On August 3, 2015, President Barack Obama formally announced what probably amounts to the Environmental Protection Agency’s most ambitious plan to date: The Clean Power Plan, or CPP. He called it “the single most important step that America has ever taken in the fight against global climate change."
Since then, CPP has been the subject of much political controversy. After facing challenges in lower courts filed by a number of state attorneys general, the Supreme Court of the United States (SCOTUS) granted a stay on February 9, 2016. The stay halts implementation of CPP regulations while its legality is determined in cases before the U.S. Court of Appeals for the D.C. Circuit (also known simply as the D.C. Circuit). On September 27 of this year, the D.C. Circuit will begin to hear oral arguments for and against the Clean Power Plan. In a rare move, the D.C. Circuit has elected to hear these arguments en banc, whereby all the judges of the court will be present, instead of a typical panel of three, helping to speed up an eventual hearing before SCOTUS.
_What Is the Clean Power Plan? _ The Clean Power Plan is a set of national standards proposed by the Environmental Protection Agency (EPA). According to the EPA website, CPP is aimed at reducing “carbon pollution from power plants … while maintaining energy reliability and affordability.” Specifically, the EPA wants to reduce emissions from existing power plants on a national level by 32 percent relative to 2005 levels, by 2030.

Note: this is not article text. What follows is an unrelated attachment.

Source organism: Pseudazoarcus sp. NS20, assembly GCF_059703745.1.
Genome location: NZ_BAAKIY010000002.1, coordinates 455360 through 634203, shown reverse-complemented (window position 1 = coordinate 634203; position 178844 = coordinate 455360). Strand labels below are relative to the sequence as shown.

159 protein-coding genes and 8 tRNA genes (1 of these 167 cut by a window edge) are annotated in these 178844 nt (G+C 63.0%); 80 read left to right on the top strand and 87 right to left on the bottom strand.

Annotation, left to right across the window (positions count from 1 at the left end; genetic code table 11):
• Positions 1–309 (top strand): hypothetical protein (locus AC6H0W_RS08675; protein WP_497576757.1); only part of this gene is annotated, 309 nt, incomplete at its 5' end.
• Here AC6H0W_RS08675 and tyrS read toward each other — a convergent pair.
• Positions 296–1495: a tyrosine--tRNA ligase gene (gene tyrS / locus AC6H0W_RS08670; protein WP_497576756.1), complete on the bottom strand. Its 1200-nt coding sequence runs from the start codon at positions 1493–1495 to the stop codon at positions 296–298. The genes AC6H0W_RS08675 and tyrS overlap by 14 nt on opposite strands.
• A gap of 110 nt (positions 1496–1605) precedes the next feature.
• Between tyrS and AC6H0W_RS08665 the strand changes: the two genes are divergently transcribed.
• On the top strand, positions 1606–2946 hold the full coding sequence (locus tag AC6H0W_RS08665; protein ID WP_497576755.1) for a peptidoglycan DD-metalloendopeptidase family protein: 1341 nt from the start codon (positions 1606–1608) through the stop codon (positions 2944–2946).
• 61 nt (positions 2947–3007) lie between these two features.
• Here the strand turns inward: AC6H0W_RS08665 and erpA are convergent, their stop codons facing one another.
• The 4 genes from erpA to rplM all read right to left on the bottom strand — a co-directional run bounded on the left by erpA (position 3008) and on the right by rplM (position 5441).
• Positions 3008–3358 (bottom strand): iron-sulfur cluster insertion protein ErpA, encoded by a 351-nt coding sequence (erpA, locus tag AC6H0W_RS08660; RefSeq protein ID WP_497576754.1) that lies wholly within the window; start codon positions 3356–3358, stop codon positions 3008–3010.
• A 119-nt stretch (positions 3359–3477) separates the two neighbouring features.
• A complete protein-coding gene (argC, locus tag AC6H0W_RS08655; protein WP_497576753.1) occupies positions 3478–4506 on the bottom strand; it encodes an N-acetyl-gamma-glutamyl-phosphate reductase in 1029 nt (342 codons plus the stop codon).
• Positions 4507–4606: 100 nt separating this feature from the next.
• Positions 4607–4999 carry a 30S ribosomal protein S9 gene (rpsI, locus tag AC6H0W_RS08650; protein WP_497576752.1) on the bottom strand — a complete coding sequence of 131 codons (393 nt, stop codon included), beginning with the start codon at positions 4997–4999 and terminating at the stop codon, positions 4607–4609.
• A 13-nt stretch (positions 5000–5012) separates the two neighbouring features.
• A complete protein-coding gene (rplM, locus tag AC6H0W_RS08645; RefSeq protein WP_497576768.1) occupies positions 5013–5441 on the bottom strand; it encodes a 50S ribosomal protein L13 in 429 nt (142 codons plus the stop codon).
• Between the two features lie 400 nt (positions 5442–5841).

To accomplish this, EPA used three basic building blocks in order to calculate the carbon emission reductions required from each state:
Increased efficiency at fossil fuel plants; Substituting natural gas for coal; and Substituting renewable generation for fossil fuels. Individual states are given their own targets based on an individual profile, and extraordinary flexibility in meeting these targets.
EPA’s building blocks were used to determine their goals, but the states are free to meet CPP requirements in whatever way they see fit. End-user energy efficiency (EE), for example, is among the most cost-effective solutions states can employ to achieve CPP targets. Should, however, a state fail to submit its plan within the timeframe laid out by CPP, EPA is required under the Clean Air Act to implement a plan on behalf of that state.